Human Dignity and Human Rights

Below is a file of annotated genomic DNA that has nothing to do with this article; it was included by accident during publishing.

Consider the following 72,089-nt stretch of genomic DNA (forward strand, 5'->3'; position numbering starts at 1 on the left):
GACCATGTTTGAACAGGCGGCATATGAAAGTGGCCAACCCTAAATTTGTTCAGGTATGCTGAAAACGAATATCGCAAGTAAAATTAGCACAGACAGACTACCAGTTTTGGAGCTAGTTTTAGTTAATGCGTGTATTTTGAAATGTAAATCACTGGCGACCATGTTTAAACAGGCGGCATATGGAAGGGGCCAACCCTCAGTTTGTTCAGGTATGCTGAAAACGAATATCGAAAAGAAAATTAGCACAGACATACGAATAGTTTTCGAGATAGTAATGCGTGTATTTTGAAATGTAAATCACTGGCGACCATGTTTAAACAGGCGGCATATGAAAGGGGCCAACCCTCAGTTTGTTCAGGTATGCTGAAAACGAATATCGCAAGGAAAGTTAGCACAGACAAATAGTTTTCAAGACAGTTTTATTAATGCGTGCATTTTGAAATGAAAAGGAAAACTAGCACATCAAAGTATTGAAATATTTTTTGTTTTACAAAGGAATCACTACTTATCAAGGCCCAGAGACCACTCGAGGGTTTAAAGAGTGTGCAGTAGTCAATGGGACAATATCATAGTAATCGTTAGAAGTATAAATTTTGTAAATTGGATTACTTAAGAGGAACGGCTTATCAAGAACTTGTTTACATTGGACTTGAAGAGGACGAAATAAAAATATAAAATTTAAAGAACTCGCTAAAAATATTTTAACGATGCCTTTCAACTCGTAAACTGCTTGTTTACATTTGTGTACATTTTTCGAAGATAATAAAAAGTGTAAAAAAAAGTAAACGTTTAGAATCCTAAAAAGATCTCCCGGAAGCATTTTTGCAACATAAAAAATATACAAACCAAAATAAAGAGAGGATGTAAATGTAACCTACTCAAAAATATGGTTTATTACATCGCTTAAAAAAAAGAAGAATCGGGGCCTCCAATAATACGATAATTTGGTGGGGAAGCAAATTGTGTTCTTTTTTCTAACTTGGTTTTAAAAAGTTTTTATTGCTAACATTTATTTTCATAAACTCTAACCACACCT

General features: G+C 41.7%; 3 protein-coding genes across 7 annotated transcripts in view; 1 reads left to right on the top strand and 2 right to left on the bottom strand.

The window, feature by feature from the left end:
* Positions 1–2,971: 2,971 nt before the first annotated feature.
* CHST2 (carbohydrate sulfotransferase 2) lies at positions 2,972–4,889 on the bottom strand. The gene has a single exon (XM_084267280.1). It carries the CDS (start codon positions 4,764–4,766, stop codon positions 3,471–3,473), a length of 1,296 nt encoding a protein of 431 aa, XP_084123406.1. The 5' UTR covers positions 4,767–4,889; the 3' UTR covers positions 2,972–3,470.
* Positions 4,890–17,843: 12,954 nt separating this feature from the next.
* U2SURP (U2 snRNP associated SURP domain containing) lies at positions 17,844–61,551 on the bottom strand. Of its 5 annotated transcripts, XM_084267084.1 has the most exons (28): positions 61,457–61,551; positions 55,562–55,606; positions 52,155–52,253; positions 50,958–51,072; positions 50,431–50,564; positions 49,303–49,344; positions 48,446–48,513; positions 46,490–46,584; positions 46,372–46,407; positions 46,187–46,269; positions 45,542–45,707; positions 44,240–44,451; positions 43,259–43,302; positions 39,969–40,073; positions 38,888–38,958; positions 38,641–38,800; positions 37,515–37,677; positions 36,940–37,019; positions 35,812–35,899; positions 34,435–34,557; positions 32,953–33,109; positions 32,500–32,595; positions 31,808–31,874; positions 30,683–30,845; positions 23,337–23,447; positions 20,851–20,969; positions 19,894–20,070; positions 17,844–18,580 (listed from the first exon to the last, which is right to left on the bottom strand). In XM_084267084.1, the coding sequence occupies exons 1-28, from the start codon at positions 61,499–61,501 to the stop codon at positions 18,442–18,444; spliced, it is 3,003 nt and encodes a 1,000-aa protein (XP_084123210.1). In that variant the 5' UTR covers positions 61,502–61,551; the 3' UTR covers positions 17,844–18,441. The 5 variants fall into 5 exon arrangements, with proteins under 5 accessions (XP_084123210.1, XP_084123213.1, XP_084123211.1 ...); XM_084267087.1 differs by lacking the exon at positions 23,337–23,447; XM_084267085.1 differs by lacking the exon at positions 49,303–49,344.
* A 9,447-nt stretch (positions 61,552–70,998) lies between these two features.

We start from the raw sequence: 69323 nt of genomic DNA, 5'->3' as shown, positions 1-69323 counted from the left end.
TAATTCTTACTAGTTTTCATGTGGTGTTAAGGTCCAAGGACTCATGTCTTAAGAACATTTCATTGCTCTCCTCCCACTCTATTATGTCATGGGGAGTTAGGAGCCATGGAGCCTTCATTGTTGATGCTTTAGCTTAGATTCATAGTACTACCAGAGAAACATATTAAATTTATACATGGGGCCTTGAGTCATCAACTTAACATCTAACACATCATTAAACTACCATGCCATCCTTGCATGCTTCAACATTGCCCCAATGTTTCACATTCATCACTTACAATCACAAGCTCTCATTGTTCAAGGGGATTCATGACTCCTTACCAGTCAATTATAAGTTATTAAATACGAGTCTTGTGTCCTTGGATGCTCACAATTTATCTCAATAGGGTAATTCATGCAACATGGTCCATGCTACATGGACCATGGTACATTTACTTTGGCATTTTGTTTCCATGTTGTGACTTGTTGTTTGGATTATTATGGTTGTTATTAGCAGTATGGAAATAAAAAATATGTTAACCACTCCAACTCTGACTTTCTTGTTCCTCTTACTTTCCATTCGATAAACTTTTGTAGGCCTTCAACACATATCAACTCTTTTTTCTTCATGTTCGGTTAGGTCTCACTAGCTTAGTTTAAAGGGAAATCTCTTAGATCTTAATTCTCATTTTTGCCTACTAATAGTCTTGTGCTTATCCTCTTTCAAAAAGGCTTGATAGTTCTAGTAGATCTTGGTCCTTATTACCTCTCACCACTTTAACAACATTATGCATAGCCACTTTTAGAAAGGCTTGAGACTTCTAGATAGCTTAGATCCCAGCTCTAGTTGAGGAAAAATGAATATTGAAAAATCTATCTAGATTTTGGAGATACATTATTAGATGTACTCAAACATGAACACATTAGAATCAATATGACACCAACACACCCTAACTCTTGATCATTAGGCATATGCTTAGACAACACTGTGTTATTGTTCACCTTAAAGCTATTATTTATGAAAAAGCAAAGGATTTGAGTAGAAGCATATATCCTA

“Dignity” is deﬁned as “the state of being worthy of honor or respect” (OxfordEncyclopedic English Dictionary). When this concept is associated with the adjective human, it is used to denote that all human beings possess equal and inherent worth and therefore ought to be accorded the highest respect and care, regardless of age, sex, socioeconomic status, health condition, ethnic origin, political ideas, or religion. Inherent human dignity should be distinguished from moral dignity, which isa synonym of “honor.” While the former plays a central role in the legal instruments relating to bioethics, the latter has less relevance in this ﬁeld. On the one hand, the inherent dignity, as it is inseparable from the human condition, is the same for all, cannot be gained or lost, and does not allow for any degree (Spiegelberg, 1970).Even the worst criminal cannot be stripped of his or her inherent dignity and has therefore the right not be subjected to inhuman or degrading treatments or punishments. On the other hand, moral dignity does not relate to the existence itself of persons but to their behavior; it is the result of a virtuous life, that is, of a life lived in accordance with moral principles. This is why moral dignity is not possessed by all individuals to the same degree (e.g., an honest citizen has more dignity than a pickpocket). While this is a kind of dignity that people may occasionally exhibit, lack, or lose, the dignity in which all humans are said to be equal isa characteristic that belongs permanently and inherently to every human as such (Gewirth, 1982, p. 27).The concept of intrinsic human dignity operates in modern times as the bedrock of the international human rights system that emerged in the aftermath of theSecond World War. It plays also a key role in the international policy documents relating to bioethics that have been adopted since the end of the 1990s. Human dignity can be characterized as the “shaping principle” of international bioethics (Lenoir & Mathieu, 2004) or as the “overarching principle” of the global norms governing biomedical issues (Andorno, 2009). Far from representing a shift merely in style, the higher proﬁle accorded to human dignity in bioethics is seen as a true shift in substance that deserves to be carefully considered (Beyleveld &Brownsword, 2002, p. 29).This chapter aims, ﬁrst, to brieﬂy present how the notion of human dignity has been conceptualized over centuries of philosophical thought; second, to stress the foundational role it currently plays in international human rights law; third, to emphasize its even more crucial role in the international policy documents relating to bioethics; fourth, to present the reasons for the recourse to human rights in the formulation of global bioethical standards; and ﬁnally, to brieﬂy address the challenge to the universality of human dignity and human rights posed by cultural diversity.